Katharine Morling

Ceramic cameras by Katharine Morling.

There’s nothing better as a writer than finding someone really interesting who produces interesting things, unless of course you then also find a really interesting life story  land on your lap. Katharine Morling had a somewhat unconventional path into ceramics and manages to tick all three boxes.

Her life course began as she took a year out from her art foundation and degree course, which in turn become six years of working her way around the world, through the Czech Republic, Holland, Switzerland, America, Hong Kong, China and India. Returning to the UK after her adventures she started her education all over again by taking up Psychology at Penwith College – however Psychology clearly wasn’t where she was meant to be.

She found herself longing to join in on the ceramics classes that also went on inside the college and was taken on by the head of art , John Cockfield. To her surprise, she soon also found herself applying to do the ceramics degree at Falmouth College of Art. She continued to create throughout her course, with her pieces being bought by Badcocks Gallery, motivating Katharine to also set up her own studio.

After graduation, she moved to London and found a somewhat slow start into the arts world. After many rejections over the course of a year, she finally started to find her feet and the commissions came flowing in. In 2006 however she then began to think there was something missing. Looking around, she ended up calling in with Felicity Aylieff at the Royal College of Art for a chat. In 2009 she graduated from the Ceramics and Glass department of the very same institution.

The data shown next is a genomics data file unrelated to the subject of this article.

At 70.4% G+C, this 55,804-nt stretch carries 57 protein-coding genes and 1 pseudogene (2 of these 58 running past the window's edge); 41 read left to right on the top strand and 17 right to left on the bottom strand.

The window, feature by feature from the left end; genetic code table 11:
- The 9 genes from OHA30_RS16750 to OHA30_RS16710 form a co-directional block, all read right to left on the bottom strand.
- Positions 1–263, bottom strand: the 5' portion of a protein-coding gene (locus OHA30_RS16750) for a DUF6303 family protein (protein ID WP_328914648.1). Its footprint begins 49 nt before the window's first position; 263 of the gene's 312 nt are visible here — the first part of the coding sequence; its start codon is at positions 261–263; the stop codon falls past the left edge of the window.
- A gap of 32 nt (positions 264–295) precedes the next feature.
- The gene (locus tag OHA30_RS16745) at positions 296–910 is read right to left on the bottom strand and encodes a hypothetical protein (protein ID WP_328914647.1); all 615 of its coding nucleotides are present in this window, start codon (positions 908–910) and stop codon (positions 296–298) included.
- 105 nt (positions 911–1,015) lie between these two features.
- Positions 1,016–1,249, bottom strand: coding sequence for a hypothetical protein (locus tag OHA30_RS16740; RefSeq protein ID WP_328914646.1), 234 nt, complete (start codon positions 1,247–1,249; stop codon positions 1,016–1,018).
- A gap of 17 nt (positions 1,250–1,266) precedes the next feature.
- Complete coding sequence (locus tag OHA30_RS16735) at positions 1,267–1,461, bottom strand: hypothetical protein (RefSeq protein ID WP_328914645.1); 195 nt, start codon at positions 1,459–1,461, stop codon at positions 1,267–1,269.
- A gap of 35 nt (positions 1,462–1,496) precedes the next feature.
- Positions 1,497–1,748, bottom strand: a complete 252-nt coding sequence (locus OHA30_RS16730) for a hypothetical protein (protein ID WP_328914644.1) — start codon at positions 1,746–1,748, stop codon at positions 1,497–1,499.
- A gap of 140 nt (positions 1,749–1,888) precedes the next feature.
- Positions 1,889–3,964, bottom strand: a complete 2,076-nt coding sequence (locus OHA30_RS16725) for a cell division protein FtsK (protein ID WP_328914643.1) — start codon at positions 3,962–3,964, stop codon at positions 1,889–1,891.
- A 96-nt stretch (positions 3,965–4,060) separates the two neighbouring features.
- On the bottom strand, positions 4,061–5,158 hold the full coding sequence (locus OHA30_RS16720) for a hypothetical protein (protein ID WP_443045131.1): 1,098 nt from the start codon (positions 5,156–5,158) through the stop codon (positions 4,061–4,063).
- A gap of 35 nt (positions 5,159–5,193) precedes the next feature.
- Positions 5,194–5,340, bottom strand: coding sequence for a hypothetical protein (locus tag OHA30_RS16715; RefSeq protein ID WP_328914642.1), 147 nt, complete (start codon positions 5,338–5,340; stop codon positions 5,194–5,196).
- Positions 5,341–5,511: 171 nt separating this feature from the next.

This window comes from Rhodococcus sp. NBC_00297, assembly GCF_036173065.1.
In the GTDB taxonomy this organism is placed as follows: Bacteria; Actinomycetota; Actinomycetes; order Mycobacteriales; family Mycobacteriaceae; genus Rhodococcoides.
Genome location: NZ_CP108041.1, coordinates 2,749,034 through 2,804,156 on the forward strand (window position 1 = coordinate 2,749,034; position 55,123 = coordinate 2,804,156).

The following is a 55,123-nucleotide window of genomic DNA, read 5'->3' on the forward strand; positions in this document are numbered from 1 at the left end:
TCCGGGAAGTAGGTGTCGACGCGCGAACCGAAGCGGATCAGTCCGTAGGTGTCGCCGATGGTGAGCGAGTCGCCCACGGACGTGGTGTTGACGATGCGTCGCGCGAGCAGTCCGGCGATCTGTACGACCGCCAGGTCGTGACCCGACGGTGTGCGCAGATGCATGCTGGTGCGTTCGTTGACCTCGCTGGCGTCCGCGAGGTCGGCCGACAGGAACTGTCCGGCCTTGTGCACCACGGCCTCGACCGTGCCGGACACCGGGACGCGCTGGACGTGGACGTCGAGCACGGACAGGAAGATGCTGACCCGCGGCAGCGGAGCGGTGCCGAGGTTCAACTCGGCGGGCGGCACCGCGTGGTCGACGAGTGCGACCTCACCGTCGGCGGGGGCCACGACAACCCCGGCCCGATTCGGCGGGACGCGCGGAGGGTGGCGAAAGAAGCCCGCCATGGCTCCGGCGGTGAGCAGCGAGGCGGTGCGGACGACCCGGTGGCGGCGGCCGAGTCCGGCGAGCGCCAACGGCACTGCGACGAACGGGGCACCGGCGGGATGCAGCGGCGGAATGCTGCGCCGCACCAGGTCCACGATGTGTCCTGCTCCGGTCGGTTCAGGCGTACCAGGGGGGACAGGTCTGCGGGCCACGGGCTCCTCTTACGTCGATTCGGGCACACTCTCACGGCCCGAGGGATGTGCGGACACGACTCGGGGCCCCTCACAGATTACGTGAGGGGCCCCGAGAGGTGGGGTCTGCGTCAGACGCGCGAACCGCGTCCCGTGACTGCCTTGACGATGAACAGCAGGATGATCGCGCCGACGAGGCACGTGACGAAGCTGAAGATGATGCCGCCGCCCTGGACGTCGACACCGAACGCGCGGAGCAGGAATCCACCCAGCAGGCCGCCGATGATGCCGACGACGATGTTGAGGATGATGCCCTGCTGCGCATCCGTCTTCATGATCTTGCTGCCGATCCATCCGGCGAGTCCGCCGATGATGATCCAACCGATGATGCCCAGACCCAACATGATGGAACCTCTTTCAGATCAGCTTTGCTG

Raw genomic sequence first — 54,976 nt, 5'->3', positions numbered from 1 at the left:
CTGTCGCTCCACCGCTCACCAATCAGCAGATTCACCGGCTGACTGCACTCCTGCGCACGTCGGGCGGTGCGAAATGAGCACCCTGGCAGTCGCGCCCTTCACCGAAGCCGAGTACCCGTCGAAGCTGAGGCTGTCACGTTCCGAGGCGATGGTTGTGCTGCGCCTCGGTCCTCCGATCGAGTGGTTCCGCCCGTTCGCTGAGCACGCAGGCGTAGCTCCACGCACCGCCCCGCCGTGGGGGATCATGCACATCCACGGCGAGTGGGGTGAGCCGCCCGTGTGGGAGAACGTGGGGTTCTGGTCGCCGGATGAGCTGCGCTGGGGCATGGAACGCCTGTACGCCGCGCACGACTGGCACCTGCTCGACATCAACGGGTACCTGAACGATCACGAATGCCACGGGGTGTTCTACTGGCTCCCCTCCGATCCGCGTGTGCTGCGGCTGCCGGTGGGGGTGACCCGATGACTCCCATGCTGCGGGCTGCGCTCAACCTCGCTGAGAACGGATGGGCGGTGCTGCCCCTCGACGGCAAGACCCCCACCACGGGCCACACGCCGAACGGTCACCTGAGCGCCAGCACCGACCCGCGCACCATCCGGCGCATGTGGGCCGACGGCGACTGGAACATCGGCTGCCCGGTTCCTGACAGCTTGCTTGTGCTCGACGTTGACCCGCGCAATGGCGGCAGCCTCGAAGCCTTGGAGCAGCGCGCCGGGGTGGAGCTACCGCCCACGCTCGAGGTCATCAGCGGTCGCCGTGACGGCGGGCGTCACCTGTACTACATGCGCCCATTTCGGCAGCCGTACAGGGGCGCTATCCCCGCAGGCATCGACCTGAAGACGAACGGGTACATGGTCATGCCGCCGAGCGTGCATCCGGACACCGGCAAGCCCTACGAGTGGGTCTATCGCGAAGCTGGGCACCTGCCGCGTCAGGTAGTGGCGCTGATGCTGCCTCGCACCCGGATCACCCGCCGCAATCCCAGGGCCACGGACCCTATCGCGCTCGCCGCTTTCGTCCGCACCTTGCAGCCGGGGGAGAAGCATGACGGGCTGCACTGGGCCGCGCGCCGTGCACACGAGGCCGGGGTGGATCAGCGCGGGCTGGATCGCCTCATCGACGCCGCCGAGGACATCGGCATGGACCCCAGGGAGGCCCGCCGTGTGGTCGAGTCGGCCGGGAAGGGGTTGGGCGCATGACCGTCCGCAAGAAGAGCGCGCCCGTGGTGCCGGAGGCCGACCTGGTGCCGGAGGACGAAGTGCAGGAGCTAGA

Her portfolio has been an extremely impressive one every since, her ceramics featured in prestigious galleries worldwide including the Royal Academy and Saatchi Gallery, as well as the Royal Opera House, London Art Fair and Korean Biennial. We think these magnificent ceramic pieces which look like paper drawings come to life are a perfect example of her talent, which when combined with her spontaneous and fascinating past, make us excited for the future.


A ceramic suitcase by Katharine Morling.

A ceramic basket of tools and equipment by Katharine Morling.

Words by Olivia Cooley. Images courtesy of Katharine Morling.

Sarah Atkinson

Sarah Atkinson

Writer and expert